The order and content of the services depend on the free time available and on the service books at hand. Here are more detailed instructions for three kinds of feasts: 1) Sundays, 2) the Twelve Great Feasts and other holidays of the Lord and of the Mother of God, 3) saints' days, our name-saints or ones we especially venerate.
1) Sundays

On Saturday evenings we read Vespers, including the stichera and troparia according to the tone indicated in the calendar. In the morning (or on the eve), we read Matins and the First Hour. At Matins we may read the Resurrection canon for the appropriate tone, or, if not available, the Canon to Our Sweetest Lord Jesus (in the prayers of preparation for Holy Communion) may be substituted. 'Me stichera for the aposticha, the troparia and the theotokia are according to the tone of the Sunday.
If Vespers and Matins are unavailable, then on Saturday night one may read Small Compline with the Canon and Akathist to our Sweetest Lord Jesus.
On Sunday morning we should read: the Midnight Office for Sunday, with the morning prayers and the Typica (the order for Typica is given in Appendix I).
Finally, on Sunday evening. we may read Small Compline with a canon to the Mother of God (either to one of her wonder-working icons or any other available).
2) Feasts of the Lord and of the Theotokos

On these feasts, including all of the Twelve Great Feasts, it is customary to read the proper service from the Festal Menaion. Vespers and Matins according to the Vigil are read, while the stichera, troparia, etc., come from the Festal Menaion. The canon of Matins is to the Lord or to the Theotokos, depending on the feast.
If the Festal Menaion is unavailable, then one may read Vespers (or perhaps Small Compline) with the canon or corresponding akathist, and one may take the stichera from the General Menaion, using the "General Service for the Feasts of the Lord" or "of the Mother of God."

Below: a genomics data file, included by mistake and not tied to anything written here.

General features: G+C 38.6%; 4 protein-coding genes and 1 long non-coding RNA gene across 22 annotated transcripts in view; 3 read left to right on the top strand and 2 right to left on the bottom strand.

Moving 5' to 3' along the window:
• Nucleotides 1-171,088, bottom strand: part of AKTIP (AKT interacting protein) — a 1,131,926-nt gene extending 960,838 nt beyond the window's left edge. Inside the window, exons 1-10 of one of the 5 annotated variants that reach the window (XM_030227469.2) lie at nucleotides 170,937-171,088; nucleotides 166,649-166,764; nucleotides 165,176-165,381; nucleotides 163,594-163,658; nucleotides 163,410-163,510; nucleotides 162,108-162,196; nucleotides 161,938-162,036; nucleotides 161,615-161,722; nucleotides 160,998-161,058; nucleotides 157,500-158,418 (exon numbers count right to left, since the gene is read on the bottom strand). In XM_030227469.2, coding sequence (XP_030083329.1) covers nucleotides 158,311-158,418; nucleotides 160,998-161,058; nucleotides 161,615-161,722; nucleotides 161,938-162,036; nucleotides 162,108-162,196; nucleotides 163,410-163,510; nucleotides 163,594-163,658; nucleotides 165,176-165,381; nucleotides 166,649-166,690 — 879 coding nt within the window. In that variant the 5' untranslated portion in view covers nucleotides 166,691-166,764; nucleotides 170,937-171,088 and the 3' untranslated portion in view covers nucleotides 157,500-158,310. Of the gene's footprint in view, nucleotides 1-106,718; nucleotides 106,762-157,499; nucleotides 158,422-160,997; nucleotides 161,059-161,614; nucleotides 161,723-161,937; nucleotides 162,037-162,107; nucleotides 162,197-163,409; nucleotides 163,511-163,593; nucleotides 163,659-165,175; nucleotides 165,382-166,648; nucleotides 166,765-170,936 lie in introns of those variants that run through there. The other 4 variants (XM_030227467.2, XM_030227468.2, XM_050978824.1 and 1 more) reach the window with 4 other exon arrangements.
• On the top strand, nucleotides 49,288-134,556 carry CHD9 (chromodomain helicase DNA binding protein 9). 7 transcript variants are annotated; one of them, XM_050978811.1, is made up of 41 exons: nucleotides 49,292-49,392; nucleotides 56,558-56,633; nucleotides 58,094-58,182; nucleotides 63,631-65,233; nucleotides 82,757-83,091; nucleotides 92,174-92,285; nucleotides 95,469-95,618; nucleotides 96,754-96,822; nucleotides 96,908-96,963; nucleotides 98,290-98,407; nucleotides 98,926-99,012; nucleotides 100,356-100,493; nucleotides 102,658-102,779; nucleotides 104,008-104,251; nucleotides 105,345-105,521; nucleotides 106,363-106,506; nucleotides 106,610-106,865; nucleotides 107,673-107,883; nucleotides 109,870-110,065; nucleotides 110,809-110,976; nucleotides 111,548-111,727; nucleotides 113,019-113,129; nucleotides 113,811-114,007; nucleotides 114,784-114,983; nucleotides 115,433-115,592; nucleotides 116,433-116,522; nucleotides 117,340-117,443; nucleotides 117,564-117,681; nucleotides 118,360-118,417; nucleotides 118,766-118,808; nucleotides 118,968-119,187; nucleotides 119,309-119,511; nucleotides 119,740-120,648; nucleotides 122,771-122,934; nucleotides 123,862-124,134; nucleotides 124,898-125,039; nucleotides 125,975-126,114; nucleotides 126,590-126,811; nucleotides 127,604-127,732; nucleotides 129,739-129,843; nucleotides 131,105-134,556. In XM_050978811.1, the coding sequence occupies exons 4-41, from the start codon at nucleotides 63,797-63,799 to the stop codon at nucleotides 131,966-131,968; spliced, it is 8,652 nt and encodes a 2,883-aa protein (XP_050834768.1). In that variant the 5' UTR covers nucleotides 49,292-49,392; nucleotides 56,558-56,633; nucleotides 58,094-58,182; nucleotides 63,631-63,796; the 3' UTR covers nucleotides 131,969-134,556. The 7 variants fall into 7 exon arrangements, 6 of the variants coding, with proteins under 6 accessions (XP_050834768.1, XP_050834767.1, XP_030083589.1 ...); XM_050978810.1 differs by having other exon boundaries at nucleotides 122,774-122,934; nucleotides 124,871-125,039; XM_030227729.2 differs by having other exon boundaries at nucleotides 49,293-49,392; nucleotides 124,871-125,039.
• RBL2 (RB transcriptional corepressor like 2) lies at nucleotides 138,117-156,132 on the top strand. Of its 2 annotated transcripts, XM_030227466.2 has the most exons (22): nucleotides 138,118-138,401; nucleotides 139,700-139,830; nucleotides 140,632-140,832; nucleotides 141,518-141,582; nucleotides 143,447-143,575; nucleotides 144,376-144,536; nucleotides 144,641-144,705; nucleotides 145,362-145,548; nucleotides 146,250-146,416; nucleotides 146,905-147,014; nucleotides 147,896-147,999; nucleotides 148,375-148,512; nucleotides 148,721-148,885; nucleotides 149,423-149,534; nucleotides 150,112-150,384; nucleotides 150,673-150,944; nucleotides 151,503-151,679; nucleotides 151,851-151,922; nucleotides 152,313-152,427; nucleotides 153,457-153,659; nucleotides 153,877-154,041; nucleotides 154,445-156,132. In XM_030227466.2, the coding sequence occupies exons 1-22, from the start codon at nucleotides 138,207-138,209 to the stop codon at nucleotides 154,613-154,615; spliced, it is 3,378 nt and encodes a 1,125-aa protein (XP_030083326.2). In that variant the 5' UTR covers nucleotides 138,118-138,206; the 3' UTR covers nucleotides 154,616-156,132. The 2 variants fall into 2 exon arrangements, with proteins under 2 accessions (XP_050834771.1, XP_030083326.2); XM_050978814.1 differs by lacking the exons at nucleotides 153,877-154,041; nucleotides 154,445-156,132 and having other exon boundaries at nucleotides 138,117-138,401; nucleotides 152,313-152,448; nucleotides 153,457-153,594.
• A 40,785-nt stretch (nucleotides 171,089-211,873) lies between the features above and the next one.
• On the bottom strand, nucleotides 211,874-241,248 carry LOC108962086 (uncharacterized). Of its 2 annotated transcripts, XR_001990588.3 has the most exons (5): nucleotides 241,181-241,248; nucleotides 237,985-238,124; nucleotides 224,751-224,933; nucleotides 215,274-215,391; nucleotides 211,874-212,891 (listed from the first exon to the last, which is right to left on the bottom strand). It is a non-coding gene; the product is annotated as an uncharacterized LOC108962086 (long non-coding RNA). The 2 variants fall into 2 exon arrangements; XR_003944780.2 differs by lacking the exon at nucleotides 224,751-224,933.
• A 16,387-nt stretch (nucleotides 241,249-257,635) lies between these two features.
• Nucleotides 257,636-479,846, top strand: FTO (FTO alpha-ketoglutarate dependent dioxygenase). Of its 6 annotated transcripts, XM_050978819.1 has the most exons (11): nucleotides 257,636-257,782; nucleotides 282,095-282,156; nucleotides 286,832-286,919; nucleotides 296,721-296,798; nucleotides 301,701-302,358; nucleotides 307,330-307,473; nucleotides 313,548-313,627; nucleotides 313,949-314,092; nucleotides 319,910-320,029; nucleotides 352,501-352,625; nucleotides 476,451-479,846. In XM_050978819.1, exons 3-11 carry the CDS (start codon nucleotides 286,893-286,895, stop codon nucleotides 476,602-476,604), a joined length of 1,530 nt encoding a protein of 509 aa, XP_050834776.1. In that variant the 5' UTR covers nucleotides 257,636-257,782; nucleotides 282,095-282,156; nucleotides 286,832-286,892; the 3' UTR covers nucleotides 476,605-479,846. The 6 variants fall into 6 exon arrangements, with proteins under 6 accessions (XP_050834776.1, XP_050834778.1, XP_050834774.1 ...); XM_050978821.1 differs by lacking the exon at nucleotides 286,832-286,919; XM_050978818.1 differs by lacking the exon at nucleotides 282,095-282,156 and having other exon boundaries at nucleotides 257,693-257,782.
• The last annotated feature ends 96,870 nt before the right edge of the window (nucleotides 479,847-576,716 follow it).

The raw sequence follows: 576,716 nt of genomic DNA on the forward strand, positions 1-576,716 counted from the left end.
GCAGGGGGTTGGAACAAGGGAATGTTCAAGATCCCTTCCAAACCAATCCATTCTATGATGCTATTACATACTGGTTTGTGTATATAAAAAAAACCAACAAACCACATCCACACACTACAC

In the morning: the Third and Sixth Hours and the Typica, with the troparia and kontakia of the feast sung in the proper places.
In the evening: Small Compline with the Canon of Repentance to Our Lord Jesus Christ, or the Supplicatory Canon to the Most Holy Theotokos (Paraclesis).
3) Saints' days

If there is a service to the saint in the Festal Menaion, then Vespers, Matins and the First Hour are read as usual, with the stichera, troparia, etc., from the Menaion. If there is no service to the saint, then we read from the General Menaion, taking the stichera, etc., from the general service to the class of saint being commemorated: i.e., to a hierarch, to a monastic, to a martyr, etc. At the polyeleos or perhaps at the end of the service, we chant the megalynarion to the saint (see Appendix II). In the appropriate places we insert the name of the saint being commemorated.
If neither the Horologion nor the Menaion is available, then we may read Small Compline with the canon or akathist to the saint, if available. (A church dedicated to that saint might allow us to copy the proper canon or akathist, so that we might read it on a nameday or other feast days.)
In the morning, we read the Midnight Office, the Hours and the Typica, with the troparia and kontakia to the saint at the Hours, and the kontakia of the temple, and of the saint or the day of the week, at the Typica.
In the evening, we read the canon to the saint; but if there is none, then the canon for Saturday to all the saints.



An article by Archpriest Sergei Shukin

Source: http://orthodoxinfo.com/praxis/services_nopriest.aspx